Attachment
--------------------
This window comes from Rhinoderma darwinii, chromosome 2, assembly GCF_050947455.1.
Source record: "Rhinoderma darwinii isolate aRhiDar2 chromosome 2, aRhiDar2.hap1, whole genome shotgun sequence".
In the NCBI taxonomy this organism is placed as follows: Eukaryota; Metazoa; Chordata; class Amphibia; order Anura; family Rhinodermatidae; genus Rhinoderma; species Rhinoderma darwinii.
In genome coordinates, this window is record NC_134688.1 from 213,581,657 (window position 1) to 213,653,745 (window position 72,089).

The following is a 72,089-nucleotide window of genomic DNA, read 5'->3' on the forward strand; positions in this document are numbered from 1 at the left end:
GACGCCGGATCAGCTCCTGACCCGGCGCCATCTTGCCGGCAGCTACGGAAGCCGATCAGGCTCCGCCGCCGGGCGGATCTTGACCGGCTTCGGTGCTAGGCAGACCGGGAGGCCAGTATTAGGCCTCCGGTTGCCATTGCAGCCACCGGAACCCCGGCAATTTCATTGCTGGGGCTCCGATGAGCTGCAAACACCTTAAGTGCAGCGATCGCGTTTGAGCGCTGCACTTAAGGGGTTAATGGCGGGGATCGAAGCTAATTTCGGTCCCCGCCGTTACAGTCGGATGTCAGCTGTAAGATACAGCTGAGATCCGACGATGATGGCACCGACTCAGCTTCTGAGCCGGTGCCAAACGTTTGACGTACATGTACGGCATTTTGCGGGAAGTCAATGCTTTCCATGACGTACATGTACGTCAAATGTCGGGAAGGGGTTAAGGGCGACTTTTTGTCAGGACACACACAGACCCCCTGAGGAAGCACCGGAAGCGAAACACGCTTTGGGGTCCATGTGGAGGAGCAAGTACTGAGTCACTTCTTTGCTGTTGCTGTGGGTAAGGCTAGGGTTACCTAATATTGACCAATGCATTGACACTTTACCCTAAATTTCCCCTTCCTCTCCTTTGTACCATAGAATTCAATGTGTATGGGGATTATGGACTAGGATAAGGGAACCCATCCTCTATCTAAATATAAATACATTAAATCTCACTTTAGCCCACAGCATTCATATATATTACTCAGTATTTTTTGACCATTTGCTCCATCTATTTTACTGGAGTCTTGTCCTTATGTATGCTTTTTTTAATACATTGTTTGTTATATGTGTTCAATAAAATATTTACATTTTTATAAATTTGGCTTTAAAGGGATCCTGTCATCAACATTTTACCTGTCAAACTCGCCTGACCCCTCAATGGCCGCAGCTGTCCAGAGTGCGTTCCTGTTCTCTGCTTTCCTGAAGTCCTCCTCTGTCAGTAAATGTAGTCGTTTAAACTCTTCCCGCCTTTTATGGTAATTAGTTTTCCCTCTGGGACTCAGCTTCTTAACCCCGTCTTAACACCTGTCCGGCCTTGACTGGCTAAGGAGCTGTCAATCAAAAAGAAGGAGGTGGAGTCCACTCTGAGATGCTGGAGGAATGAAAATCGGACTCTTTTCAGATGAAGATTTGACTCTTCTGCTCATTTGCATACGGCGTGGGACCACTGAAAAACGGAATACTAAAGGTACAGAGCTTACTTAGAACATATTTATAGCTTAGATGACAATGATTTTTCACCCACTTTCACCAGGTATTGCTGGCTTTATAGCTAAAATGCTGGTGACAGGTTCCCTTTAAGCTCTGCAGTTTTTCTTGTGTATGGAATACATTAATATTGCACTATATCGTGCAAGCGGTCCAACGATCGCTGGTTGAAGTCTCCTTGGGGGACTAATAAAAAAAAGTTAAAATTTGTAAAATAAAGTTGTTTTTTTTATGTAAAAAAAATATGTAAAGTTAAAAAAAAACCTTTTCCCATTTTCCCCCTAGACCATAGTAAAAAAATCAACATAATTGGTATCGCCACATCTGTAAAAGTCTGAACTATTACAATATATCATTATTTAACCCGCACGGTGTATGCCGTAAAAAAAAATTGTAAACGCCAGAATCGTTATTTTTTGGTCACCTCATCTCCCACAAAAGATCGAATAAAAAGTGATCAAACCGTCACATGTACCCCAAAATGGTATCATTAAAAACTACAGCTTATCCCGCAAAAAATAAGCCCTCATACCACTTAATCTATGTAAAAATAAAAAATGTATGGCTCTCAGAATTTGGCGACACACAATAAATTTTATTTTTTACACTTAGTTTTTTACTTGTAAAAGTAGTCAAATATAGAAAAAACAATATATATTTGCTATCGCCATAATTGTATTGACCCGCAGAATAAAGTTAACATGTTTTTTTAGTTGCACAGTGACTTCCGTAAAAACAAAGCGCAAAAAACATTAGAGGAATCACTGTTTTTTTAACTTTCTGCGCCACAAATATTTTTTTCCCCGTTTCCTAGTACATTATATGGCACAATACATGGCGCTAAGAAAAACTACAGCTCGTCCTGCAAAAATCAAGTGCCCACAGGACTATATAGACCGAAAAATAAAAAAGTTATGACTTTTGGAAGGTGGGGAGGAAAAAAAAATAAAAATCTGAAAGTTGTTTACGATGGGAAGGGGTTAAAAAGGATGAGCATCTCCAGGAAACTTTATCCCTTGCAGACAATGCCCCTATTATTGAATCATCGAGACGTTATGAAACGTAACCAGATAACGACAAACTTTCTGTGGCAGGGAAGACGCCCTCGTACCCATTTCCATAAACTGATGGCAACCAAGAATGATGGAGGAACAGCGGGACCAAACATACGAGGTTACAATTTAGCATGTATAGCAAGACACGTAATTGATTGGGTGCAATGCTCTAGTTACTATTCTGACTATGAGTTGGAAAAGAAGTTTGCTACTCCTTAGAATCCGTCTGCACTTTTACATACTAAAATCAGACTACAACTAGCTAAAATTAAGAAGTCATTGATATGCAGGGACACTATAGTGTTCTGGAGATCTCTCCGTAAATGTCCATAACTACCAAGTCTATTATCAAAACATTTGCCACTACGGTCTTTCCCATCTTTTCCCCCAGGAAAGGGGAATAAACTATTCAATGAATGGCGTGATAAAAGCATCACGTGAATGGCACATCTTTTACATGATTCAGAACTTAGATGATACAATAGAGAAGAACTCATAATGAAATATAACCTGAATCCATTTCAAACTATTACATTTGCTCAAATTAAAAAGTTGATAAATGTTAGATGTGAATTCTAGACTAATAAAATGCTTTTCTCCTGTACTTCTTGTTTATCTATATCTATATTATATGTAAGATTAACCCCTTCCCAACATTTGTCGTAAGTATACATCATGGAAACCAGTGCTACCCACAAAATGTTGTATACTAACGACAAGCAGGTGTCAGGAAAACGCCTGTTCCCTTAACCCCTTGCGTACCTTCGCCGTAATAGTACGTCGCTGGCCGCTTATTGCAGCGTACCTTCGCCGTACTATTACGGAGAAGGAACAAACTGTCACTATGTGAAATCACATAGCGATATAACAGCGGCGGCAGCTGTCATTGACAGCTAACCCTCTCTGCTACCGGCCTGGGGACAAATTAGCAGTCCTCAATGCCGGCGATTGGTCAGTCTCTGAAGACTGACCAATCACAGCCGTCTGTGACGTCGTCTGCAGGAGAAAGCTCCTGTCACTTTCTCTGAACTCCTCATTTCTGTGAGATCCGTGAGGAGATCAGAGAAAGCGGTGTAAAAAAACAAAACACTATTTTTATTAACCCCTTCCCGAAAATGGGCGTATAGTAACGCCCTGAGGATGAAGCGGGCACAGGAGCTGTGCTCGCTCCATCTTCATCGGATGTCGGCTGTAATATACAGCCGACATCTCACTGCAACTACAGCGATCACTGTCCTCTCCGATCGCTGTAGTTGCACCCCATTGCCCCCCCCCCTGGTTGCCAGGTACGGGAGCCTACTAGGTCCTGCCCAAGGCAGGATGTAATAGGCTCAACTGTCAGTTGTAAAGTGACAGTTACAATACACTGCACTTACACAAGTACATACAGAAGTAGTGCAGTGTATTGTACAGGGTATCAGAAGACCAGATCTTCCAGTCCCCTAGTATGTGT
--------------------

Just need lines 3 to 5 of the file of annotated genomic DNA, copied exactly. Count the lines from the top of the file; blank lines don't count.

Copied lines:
In the NCBI taxonomy this organism is placed as follows: Eukaryota; Metazoa; Chordata; class Amphibia; order Anura; family Rhinodermatidae; genus Rhinoderma; species Rhinoderma darwinii.
In genome coordinates, this window is record NC_134688.1 from 213,581,657 (window position 1) to 213,653,745 (window position 72,089).

The following is a 72,089-nucleotide window of genomic DNA, read 5'->3' on the forward strand; positions in this document are numbered from 1 at the left end: